More and more employees are seeking flexibility and control over where and how they work, giving rise to the concept of 'Everywhere Work'. However, a new report from US-based technology company Ivanti reveals that despite employees' strong desire for hybrid or remote work schedules, there remains a significant gap between what they want and what they are offered.
According to the 2023 Report: Elevating the Future of Everywhere Work, 71 per cent of employees want to work a hybrid or remote schedule of their choice. However, only 43 per cent of employees can work in the location of their choice, creating a 28-point "preference gap", indicating that employers and employees are still at odds over who gets to define the time, location, and manner of work.
The report also highlights that the benefits and flexibility of Everywhere Work have not yet been fully democratised. When surveying executives and IT professionals, the preference gap shrinks to 12 points and 13 points, respectively. This disparity suggests that those in leadership positions may not fully understand the importance of providing flexibility to their employees.
“When it comes to how and where employees work – leaders who do not embrace and enable flexibility where they can – also risk not reaping the benefits of a more engaged, more productive workforce,” said Jeff Abbott, CEO at Ivanti.
“Attracting and retaining the very best talent will always be an executive priority, but the organisations that embrace an Everywhere Work mindset – and supporting tech stack – will have a sustainable competitive advantage. There has been a seismic shift in how and where employees expect to get work done and it's imperative for leaders to break down culture and tech barriers to enable it.”
As employees strive to strike a balance between work and personal life, they are pushing for new ways of working that help them reduce long commutes and minimise the negative impact on their health and well-being. Unfortunately, many employers are still hesitant to fully embrace virtual work arrangements, treating them as temporary solutions that may be reversed in the future.
This reluctance to embrace remote work has led to widespread burnout and disengagement among knowledge workers, particularly younger employees.
Shockingly, one in three office workers under 40 admits to "quiet quitting," while more than one in four are contemplating leaving their jobs within the next six months.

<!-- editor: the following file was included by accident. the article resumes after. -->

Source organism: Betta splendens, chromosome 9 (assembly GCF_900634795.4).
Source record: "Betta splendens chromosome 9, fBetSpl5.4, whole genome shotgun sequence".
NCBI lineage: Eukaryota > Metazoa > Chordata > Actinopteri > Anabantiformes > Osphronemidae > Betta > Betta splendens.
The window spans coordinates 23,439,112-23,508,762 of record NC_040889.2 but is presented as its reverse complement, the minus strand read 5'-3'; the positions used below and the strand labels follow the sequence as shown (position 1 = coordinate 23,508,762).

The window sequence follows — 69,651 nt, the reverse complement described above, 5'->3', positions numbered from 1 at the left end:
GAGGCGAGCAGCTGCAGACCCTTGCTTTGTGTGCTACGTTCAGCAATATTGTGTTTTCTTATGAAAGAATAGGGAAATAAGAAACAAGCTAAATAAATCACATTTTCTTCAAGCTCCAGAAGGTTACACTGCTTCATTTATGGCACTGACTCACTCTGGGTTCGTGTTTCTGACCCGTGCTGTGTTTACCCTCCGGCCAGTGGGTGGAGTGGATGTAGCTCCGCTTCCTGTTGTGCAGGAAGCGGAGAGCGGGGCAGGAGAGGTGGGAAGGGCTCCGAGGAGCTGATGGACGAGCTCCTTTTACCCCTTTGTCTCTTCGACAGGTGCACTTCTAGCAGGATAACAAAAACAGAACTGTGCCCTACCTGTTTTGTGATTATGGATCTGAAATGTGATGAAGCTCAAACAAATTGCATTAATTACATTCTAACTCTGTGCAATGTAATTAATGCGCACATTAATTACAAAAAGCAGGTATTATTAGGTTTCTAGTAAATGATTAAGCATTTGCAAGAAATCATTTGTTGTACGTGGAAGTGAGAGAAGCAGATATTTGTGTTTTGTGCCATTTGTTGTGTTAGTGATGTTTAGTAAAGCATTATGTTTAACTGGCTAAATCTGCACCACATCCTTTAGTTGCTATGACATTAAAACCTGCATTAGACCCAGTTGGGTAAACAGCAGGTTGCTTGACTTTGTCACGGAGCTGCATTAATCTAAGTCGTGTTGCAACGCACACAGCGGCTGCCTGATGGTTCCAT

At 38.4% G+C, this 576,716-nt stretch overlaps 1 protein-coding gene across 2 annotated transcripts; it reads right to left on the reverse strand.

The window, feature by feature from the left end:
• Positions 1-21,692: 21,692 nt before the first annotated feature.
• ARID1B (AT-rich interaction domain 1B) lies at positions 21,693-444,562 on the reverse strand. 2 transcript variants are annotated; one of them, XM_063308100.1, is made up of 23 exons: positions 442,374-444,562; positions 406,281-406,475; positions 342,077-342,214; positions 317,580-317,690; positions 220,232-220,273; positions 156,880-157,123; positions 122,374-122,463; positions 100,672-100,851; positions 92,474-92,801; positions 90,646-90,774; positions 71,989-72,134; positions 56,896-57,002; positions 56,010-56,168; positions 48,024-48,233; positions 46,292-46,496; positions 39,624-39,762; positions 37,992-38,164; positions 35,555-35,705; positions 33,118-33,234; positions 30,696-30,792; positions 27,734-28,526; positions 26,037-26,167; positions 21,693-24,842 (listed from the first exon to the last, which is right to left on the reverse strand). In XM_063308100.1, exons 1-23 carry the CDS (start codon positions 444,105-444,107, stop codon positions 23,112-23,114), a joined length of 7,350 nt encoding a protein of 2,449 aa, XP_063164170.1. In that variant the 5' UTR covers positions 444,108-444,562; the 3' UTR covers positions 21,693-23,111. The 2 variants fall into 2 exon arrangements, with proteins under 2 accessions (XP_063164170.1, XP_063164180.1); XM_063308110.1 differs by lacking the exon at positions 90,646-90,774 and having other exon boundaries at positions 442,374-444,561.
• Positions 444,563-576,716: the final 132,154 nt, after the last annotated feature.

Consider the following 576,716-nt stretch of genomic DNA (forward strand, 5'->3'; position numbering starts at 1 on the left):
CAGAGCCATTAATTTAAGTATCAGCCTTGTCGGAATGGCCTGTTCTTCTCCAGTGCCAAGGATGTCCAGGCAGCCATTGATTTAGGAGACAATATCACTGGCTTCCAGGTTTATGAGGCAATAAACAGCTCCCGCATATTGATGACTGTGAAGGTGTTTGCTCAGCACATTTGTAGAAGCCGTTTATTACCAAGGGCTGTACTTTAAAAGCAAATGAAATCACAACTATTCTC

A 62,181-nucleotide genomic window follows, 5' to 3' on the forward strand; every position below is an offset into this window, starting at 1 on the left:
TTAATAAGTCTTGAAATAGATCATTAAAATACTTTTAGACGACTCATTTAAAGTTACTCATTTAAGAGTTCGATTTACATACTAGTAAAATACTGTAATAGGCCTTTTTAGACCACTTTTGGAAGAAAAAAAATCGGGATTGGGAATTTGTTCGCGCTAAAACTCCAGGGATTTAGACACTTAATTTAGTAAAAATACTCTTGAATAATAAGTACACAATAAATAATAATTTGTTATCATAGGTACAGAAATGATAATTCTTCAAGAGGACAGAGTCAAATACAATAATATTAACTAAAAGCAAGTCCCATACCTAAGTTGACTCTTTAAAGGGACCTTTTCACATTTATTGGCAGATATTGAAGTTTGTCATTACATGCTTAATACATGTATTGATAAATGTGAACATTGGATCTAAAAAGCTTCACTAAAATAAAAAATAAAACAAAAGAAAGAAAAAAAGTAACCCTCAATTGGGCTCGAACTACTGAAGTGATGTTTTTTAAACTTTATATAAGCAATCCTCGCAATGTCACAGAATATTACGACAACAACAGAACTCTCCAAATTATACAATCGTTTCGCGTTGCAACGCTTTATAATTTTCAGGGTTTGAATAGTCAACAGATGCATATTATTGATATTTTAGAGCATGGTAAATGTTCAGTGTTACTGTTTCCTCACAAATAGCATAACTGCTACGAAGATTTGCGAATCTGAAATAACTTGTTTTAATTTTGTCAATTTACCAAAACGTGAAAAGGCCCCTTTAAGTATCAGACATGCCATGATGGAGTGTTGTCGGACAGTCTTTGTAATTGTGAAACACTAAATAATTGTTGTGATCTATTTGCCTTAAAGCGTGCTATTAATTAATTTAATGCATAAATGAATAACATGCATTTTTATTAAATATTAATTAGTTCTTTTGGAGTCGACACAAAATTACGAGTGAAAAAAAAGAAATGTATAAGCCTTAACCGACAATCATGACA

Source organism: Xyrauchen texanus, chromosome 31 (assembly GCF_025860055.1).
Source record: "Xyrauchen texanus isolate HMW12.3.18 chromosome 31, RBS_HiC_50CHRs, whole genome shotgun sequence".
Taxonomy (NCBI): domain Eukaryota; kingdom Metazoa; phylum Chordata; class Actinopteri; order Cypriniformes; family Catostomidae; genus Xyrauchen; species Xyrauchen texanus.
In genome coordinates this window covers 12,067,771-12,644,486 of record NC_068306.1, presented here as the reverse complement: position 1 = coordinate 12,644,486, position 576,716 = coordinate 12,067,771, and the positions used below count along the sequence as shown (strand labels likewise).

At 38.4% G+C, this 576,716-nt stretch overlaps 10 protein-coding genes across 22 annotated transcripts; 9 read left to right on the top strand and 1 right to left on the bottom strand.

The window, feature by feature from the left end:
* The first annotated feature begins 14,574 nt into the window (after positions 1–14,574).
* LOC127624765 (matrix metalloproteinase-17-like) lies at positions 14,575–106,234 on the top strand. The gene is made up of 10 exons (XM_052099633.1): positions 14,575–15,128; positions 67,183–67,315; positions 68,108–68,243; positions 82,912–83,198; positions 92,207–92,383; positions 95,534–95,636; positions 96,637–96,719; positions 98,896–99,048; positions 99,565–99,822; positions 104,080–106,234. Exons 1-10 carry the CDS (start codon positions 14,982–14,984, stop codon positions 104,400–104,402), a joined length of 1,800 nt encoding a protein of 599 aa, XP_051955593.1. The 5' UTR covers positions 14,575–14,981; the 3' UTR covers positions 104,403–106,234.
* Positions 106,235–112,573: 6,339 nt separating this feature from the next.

The survey reveals that burnout due to workload and mental health suffering are the top reasons for this "ready-to-walk" mindset, both at 35 per cent. Surprisingly, better pay ranks third, with 33 per cent of respondents citing it as a reason to leave their current job.
It showcased the growing acceptance that hybrid and remote work options boost employee satisfaction and make work-life balance more achievable.
The survey shows that 71 per cent of organisational leaders believe that remote work has a positive impact on employee morale.
Furthermore, the majority of office workers, at 66 per cent, have not experienced any negative side effects from hybrid/virtual work – a 15-point increase from the 2022 survey.
Only 2 per cent of office workers believe they have been passed over for a promotion due to hybrid working, a significant decrease from 9 per cent in the 2022 survey.
The survey also sheds light on the changing attitudes of employees towards remote work. According to it, office workers would be willing to take an 8.9 per cent pay cut to be able to work remotely, an increase from 5 per cent in 2022.
The report also provides valuable insights into how businesses can enable Everywhere Work.
Invest in get-it-done-anywhere technology - It’s time to think about collaboration not just in terms of communication but also in terms of process. A simplified organisation-wide service management solution makes work life easier and more productive, no matter the location.
Challenge how organisations think about security - When employees work virtually, there’s less oversight of their activities, meaning organisations take on additional risks. To release some of that pressure, employers should invest in an organisation-wide, risk-based remediation strategy.
Beware of IT burnout - Business leadership, in the years to come, will be about taming complexity, and simplifying tech stacks and workflows to minimise employee burnout.
Reduce the preference gap – Listen to employees and look for innovative technologies like dynamic collaboration tools, workflow automation and even AI-powered bots to empower workers to be more effective and efficient.
Ivanti collaborated with "Future of Work" experts and surveyed 8,400 office workers, IT professionals, and C-level executives across the globe to gain insights into the attitudes, expectations, and challenges facing future-focused organisations and their employees. The report's goal is to explore what happens when employees want to work anytime, anywhere, but their company is not equipped to deliver it.